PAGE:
When I was little, I thought the candy store owner was the luckiest man in the whole world. He could have candy any time he wanted! I visited him regularly, bringing with me the coins I had collected from my room rent. Back then, most pieces of candy cost just a cent or two, so every time I had a few coins I would wander down to his store, walk around, and marvel at the jars of colorful candy lining the walls. I didn't want some of it; I wanted all of it!

After I had made my selection, I would place the candy on the counter by the cash register and put all the change I had next to it. Learning how to count money had been hard for me, but the shopkeeper was a kind, grandfatherly man who would lean over the counter and slowly help me count the coins, pausing to remind me what each one was worth. Most days, he would smile and nod after he got to the correct amount, scoop up the change that was his, and hand the rest back to me.

I usually didn't even make it out the door with my candy, and instead would sit in the shop while I ate it. I would watch the shopkeeper interact with other customers in the same gentle, kind way, pausing in his friendly conversations to count change, keep what was his, and return the rest.

One day, when I brought my candy and change to the counter, the candy store owner didn't smile after counting my change. Instead, he sighed and said, "I think we're one penny short."

I liked that he said we because it made me feel like I wasn't alone with my problem. After a moment, he said, "I have an idea."

The shopkeeper reached behind him and grabbed a bottle of vinegar, some salt, and a cleaning rag. He picked up one of my old pennies, poured a little vinegar on it, added a pinch of salt, and rubbed it with the cleaning rag. I leaned in as if I were watching a magic trick. Slowly, my penny turned from dull brown to a brilliant, shiny copper color.

The storekeeper looked up. "In my store," he said with a grin and a twinkle in his eye, "shiny pennies are worth double."

Now, I knew that shiny pennies weren't actually worth double, but I believed the shopkeeper that day because of who he was. Words spoken from kind people have the power to change everything. He liked me, and he owned the store, and he made up that rule just for me.

In many ways, we're like my old penny that I offered to the storekeeper. We aren't enough on our own, but God still decides to see us as incredibly valuable to Him. This is called grace. God's grace is a lot like the candy store owner with a cleaning rag, making us brand new.

The beautiful thing about grace is that we get to show it to others too. We can decide that people are worth a whole lot to us because they are also worth so much to God. We get to forgive people even when they hurt our feelings or take something away from us, and in this way we can show them what God is like.

We get to decide that shiny pennies are worth double.



People can get lost in lots of different ways. Sometimes they get confused about where they are, like getting lost in the grocery store. Other times they can feel lost because they're unsure about who they are. Some people even get amnesia and forget everything about themselves. They don't even remember their names! Can you imagine what that would be like? I've never forgotten my name before, but a couple times I've forgotten who God made me to be.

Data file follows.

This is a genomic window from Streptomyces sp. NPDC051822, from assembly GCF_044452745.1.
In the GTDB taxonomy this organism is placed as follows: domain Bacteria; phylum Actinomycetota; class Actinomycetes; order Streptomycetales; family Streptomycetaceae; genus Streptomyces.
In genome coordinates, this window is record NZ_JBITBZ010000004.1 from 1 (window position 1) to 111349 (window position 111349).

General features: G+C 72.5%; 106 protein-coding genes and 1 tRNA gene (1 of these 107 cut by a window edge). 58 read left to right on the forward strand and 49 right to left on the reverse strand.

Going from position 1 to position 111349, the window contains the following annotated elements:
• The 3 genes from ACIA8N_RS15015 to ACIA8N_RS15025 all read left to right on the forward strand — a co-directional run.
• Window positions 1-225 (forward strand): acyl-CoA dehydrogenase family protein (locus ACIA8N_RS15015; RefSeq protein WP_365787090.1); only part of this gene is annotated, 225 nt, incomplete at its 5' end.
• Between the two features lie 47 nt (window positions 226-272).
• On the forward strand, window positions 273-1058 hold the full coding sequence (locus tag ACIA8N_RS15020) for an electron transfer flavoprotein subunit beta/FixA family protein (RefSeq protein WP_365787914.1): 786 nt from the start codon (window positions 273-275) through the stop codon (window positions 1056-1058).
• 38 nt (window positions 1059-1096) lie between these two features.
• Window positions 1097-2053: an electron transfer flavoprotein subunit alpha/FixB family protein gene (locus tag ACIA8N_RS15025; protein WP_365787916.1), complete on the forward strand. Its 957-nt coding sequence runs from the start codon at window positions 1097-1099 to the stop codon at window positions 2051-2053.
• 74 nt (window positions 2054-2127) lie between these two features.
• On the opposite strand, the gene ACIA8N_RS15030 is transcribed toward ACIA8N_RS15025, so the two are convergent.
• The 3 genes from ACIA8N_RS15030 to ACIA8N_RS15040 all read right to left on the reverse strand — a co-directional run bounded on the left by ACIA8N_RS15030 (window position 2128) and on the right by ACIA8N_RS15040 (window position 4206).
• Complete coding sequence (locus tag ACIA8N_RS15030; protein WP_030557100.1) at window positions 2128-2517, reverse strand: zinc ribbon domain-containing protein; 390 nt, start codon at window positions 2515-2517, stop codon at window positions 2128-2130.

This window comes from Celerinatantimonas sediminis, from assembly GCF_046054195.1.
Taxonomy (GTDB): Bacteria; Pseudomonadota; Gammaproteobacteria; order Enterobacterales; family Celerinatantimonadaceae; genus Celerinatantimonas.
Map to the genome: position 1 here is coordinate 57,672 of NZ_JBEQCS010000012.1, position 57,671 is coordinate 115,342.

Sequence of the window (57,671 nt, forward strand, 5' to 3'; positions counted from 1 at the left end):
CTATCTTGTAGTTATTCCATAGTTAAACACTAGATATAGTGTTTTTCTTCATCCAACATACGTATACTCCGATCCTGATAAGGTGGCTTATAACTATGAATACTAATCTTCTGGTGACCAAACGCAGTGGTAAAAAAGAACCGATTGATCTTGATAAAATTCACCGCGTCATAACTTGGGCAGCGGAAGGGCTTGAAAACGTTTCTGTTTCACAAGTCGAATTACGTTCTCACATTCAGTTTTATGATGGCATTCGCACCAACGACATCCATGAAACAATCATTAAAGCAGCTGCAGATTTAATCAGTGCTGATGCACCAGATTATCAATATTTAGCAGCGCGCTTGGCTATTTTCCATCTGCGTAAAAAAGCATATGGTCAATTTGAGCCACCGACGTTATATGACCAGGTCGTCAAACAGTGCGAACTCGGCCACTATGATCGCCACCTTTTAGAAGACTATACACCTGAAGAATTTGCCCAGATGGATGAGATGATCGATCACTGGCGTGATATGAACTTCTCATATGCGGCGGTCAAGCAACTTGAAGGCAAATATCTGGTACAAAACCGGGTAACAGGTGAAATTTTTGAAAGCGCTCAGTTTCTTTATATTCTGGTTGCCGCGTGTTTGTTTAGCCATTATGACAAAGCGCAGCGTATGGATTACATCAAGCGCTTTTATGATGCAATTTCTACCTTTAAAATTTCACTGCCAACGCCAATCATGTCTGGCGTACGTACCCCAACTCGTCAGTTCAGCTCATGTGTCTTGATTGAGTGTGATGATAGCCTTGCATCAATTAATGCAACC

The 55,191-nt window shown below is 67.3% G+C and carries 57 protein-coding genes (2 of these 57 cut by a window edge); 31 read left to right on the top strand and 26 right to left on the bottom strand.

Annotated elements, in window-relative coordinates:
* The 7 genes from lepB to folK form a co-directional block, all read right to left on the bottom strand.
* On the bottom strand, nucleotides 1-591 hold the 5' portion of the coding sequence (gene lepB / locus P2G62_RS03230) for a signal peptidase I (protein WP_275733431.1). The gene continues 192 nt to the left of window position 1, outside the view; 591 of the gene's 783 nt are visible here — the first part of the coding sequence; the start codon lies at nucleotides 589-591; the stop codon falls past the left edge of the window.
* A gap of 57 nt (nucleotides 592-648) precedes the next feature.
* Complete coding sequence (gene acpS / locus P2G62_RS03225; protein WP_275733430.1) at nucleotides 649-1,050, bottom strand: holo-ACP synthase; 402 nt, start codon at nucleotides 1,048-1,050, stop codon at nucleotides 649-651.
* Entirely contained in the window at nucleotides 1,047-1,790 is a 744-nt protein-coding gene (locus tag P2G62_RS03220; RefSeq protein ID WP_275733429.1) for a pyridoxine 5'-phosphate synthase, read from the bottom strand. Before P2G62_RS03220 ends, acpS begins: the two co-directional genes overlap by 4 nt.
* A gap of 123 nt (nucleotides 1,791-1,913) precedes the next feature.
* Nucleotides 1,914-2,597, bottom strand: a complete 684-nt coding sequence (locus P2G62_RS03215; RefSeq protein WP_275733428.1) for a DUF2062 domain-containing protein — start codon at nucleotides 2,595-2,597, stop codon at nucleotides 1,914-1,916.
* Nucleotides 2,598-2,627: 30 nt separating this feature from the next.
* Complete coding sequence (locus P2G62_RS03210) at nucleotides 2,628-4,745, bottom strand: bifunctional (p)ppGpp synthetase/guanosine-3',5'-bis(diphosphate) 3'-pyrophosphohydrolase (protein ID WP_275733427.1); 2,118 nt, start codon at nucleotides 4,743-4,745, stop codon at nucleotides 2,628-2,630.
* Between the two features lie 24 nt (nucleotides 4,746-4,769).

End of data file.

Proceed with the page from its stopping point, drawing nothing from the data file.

I already told you that I was never very good at school. Eventually, in high school, I decided that the best thing for me to do was to give up on school altogether. I decided I'd do what I had always wanted: move to the mountains in Yosemite (a big, beautiful national park) and become a forest ranger! I would climb mountains, live in a tent, and eat hot dogs and Pop-Tarts. I was sure it would be awesome. Looking back now, I can see that I was a little lost. I knew exactly where I was, but I didn't know who I was.

Before I left for the mountains, I went to see my friend Randy. Randy was a Young Life leader at my high school. He was a grown-up who liked to hang out with high school kids and tell them about Jesus. I wasn't sure about Jesus yet, but I really liked Randy, so I drove to his house to say good-bye.


Excerpted from "Love Does for Kids"
by .
Copyright © 2018 Bob Goff and Lindsey Goff Viducich.
Excerpted by permission of Thomas Nelson.
All rights reserved. No part of this excerpt may be reproduced or reprinted without permission in writing from the publisher.
Excerpts are provided by Dial-A-Book Inc. solely for the personal use of visitors to this web site.

Table of Contents

Prologue, 1,
1. Mistakes, 4,
2. Room Rent, 10,
3. Words of Life, 14,
4. Shiny Pennies, 18,
5. I'm with You, 22,
6. Sailing with Young Life, 26,
7. Wedding Cake, 32,
8. Pictures in a Wallet, 36,
9. Unicycle, 42,
10. See a Little More, 46,
11. Zoo, 52,
12. Gifts, 58,
13. The Letters, 62,
14. No-Manners Night, 68,
15. Bears, 74,
16. Keys, 80,
17. Making Friends, 84,
18. Everybody's In, 90,
19. The Good Doctor, 96,
20. The Town, 100,
21. Pack Light, 104,
22. The Jeep, 108,
23. Star Night, 112,
24. Restore Kids, 118,
25. Freeing Slaves, 122,
26. Finding Rock, 128,
27. Living Water, 132,
28. Bible Doing, 136,
29. Humble Voices Carry Far, 140,
30. Play Ball, 144,
31. Disneyland, 148,
32. Go Pick a Fight, 152,
33. Ice Cream Drop, 156,
34. Popcorn Bags, 160,
35. Invited vs. Welcome, 164,
36. Grace and Toilet Paper, 168,
37. Tippy Toes, 172,
38. Quitter, 176,
39. Three Minutes at a Time, 180,
40. The Puppeteer, 184,
41. For Each Other, 190,
42. Secretly Incredible, 194,
43. A New Heart, 198,
44. Croc Drop, 202,
45. Brave, 206,
46. Waving to Jesus, 212,
About the Authors, 215,